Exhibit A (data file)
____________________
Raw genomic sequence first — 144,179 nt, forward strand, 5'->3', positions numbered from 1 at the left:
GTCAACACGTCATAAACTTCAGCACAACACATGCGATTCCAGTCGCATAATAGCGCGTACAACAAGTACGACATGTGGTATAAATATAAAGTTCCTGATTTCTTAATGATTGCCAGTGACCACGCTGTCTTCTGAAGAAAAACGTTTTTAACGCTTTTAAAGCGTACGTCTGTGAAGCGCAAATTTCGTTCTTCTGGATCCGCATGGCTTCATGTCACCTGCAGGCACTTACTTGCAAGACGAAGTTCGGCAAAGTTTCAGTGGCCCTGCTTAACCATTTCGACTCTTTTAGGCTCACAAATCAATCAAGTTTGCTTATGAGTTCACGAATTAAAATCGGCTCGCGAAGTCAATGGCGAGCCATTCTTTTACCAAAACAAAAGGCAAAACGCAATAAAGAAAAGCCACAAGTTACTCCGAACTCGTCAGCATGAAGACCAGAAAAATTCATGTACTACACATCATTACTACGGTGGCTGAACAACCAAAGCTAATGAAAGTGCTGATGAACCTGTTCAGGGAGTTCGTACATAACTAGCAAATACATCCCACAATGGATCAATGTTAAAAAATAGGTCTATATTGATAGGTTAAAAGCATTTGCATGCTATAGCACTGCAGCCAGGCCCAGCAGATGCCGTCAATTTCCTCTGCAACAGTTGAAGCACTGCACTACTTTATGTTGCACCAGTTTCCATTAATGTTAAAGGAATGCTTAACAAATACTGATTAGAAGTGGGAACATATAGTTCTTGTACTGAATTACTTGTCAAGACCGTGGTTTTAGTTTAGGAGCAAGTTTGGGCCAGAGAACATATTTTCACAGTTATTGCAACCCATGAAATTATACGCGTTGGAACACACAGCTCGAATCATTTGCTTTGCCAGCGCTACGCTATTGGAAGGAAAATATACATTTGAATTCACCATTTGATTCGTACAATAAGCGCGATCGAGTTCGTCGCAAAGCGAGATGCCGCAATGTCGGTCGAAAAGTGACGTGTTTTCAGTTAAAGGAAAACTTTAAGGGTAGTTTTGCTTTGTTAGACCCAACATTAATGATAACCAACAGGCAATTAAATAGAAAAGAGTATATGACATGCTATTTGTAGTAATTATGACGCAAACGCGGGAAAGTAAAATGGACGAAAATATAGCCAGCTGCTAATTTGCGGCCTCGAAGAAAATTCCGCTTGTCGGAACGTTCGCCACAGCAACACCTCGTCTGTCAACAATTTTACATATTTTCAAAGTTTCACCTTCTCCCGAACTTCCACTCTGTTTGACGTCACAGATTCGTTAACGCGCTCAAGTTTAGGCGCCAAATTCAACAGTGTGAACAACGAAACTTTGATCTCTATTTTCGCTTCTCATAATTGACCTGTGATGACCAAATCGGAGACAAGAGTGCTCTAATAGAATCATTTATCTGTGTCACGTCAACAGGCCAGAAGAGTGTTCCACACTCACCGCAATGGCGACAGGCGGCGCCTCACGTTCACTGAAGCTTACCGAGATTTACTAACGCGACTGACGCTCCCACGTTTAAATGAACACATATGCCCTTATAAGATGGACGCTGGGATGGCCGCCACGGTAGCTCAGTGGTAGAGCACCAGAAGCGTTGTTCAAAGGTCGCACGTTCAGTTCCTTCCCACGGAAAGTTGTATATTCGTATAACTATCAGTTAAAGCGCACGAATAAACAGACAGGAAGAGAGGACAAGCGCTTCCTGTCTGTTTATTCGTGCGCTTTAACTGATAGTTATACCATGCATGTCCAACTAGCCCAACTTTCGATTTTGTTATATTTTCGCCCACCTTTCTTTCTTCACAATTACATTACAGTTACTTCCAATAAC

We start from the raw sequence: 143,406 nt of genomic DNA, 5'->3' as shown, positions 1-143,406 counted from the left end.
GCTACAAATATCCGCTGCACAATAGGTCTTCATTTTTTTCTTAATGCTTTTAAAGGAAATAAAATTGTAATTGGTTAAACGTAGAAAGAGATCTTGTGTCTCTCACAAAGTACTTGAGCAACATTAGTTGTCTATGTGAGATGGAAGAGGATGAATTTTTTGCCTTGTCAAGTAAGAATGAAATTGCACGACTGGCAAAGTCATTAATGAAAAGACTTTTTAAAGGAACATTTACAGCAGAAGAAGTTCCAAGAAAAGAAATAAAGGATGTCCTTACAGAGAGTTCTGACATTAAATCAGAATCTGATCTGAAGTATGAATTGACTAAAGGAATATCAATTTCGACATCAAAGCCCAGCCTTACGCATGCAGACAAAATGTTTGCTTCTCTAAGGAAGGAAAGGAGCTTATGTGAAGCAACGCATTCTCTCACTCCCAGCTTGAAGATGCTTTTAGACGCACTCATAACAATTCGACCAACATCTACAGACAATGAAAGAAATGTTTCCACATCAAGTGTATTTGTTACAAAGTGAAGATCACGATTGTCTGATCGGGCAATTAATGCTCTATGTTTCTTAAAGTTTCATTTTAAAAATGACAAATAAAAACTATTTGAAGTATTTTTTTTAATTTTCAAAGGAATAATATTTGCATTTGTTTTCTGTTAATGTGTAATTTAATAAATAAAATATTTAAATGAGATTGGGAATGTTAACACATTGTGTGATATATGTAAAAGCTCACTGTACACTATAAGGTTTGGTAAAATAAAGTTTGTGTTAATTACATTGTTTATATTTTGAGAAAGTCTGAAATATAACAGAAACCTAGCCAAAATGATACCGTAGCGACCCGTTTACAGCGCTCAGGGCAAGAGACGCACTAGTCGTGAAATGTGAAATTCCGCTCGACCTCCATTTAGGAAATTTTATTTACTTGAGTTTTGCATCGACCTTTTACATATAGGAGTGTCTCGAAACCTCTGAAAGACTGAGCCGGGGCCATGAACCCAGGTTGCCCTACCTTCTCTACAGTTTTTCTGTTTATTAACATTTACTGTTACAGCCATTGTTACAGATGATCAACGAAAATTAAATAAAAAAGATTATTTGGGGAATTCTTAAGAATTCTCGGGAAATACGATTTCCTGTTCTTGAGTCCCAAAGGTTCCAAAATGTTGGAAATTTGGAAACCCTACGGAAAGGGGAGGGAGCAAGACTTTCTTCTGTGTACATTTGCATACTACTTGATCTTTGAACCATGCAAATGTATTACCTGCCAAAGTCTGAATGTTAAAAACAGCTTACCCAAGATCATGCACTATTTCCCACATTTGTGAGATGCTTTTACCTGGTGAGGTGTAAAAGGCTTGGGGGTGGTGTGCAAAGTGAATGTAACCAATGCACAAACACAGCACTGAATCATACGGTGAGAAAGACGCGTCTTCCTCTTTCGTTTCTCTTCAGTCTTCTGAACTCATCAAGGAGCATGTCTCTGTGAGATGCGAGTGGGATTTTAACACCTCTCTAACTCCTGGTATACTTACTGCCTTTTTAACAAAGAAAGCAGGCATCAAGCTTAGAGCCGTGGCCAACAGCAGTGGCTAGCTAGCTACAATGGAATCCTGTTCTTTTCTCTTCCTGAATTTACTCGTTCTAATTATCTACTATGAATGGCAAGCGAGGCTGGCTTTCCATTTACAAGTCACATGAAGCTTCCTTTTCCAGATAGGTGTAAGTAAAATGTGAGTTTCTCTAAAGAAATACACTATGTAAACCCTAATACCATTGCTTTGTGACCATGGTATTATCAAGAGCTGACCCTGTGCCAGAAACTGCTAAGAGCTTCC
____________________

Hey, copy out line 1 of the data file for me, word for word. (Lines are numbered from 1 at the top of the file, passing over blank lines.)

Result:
Raw genomic sequence first — 144,179 nt, forward strand, 5'->3', positions numbered from 1 at the left: